By Emil Danielyan
Armenia declined on Friday to lend support to Ukraine’s efforts at international recognition as genocide of a Soviet-engineered famine that killed millions of Ukrainians during the early 1930s.
Ukrainian Foreign Minister Borys Tarasiuk urged his counterparts from the Commonwealth of Independent States to include the issue on the agenda of their one-day meeting in Moscow. Only three of them, representing Azerbaijan, Georgia and Moldova, backed the proposal rejected by Russia and four other former Soviet republics.
Reports from Moscow said Armenia as well as Kazakhstan and Turkmenistan abstained, helping Russia block the motion. Tarasiuk described the vote result as “deeply disappointing.”
Up to 10 million people died in what the Ukrainians call Holodomor, or the Great Famine, in 1932-1933. Many historians believe that it was provoked by Soviet dictator Josef Stalin as part of his campaign to force peasants in the fertile republic to give up their land and join collective farms. Consequences of Stalin’s “collectivization” policy, which affected all parts of the Soviet Union, were particularly catastrophic in Ukraine.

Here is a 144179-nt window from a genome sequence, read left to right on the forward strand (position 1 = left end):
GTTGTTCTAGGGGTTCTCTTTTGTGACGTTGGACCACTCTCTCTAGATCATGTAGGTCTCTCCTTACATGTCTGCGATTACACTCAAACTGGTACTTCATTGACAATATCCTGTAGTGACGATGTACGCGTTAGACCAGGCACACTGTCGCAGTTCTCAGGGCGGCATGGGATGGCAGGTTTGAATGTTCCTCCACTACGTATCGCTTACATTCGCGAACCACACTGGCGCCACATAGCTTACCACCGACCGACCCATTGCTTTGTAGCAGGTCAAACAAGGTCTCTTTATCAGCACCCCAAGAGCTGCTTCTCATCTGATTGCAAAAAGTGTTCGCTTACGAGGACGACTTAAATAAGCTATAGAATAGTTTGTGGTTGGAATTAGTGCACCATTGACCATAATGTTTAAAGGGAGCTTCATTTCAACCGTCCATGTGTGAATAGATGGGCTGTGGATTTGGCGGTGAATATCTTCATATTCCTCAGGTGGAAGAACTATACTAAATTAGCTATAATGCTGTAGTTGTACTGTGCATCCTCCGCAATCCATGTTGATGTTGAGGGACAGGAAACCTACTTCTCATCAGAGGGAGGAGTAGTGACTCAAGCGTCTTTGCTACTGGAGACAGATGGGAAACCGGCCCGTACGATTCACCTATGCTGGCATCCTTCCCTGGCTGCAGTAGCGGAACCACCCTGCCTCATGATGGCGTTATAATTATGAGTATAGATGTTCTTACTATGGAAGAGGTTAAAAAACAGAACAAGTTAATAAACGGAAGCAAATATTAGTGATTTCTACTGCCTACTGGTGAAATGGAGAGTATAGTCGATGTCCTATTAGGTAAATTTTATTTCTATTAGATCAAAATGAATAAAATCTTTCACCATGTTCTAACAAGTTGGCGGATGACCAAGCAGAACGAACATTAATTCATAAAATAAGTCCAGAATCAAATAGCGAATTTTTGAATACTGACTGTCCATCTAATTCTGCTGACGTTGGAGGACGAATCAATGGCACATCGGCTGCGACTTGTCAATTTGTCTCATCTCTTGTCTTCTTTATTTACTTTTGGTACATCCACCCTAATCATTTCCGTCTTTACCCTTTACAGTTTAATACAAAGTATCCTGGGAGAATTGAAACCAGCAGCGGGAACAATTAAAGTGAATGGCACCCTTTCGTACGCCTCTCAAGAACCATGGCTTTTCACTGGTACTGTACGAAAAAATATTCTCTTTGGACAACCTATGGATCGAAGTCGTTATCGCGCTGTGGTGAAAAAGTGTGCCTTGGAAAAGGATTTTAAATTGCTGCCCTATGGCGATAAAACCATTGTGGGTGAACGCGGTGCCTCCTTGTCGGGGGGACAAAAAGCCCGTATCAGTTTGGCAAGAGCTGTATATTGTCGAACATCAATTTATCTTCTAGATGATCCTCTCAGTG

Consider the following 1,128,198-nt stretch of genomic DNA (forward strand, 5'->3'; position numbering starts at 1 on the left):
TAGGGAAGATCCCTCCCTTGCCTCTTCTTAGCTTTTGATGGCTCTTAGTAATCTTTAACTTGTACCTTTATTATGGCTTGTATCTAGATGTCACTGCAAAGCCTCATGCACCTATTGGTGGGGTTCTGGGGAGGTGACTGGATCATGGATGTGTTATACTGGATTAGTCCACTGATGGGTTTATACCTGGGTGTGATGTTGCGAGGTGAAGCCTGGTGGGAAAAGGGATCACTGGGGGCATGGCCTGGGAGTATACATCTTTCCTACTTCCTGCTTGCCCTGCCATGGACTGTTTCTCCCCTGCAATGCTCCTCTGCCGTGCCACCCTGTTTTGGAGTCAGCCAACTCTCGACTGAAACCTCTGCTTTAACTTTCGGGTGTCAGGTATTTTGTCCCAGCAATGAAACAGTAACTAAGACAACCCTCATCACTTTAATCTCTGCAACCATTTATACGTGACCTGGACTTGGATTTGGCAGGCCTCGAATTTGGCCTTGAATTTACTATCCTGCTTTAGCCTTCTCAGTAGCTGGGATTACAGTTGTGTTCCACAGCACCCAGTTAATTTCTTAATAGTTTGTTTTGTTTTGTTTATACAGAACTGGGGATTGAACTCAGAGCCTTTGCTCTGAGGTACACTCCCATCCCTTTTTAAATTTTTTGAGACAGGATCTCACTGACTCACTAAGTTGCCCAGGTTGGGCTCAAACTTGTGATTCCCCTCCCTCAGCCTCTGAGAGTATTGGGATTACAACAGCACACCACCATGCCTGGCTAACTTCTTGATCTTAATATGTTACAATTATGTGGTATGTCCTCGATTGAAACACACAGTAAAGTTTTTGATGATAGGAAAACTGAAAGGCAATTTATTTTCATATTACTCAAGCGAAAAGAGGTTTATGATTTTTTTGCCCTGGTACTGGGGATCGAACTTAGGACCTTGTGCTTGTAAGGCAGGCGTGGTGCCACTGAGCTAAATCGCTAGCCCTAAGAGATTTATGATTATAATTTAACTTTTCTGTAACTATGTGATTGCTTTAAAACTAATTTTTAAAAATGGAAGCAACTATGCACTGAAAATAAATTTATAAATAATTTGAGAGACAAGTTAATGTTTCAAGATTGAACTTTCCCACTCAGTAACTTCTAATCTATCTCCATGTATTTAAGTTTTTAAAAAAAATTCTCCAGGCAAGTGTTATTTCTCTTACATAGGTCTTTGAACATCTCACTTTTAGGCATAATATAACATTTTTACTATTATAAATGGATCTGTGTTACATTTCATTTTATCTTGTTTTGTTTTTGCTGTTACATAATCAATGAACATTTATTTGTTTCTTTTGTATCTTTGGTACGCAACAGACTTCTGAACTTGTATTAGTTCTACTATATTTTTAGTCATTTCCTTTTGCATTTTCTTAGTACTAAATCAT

Among the countries that have recognized the Ukraine famine as genocide are the United States, Canada, Austria, Hungary and Lithuania. But Russia disagrees, saying that the famine affected all Soviet citizens. The Associated Press quoted Russian Foreign Minister Sergei Lavrov as speaking out against a “false politicization” of the issue.
A statement on the meeting of the top CIS diplomats issued by the Armenian Foreign Ministry made no mention of the discussions on the Great Famine. Foreign Minister Vartan Oskanian, who attended the meeting, is not known to have publicly commented on the sensitive subject.
Oskanian’s refusal to back the Ukrainian initiative may raise questions about Yerevan’s own pursuit of international recognition of the 1915-1918 genocide of Armenians in Ottoman Turkey. Incidentally, Lavrov’s remark that the famine is a matter for historians and not politicians was reminiscent of arguments that are often made by Turkey and other nations denying the Armenian genocide.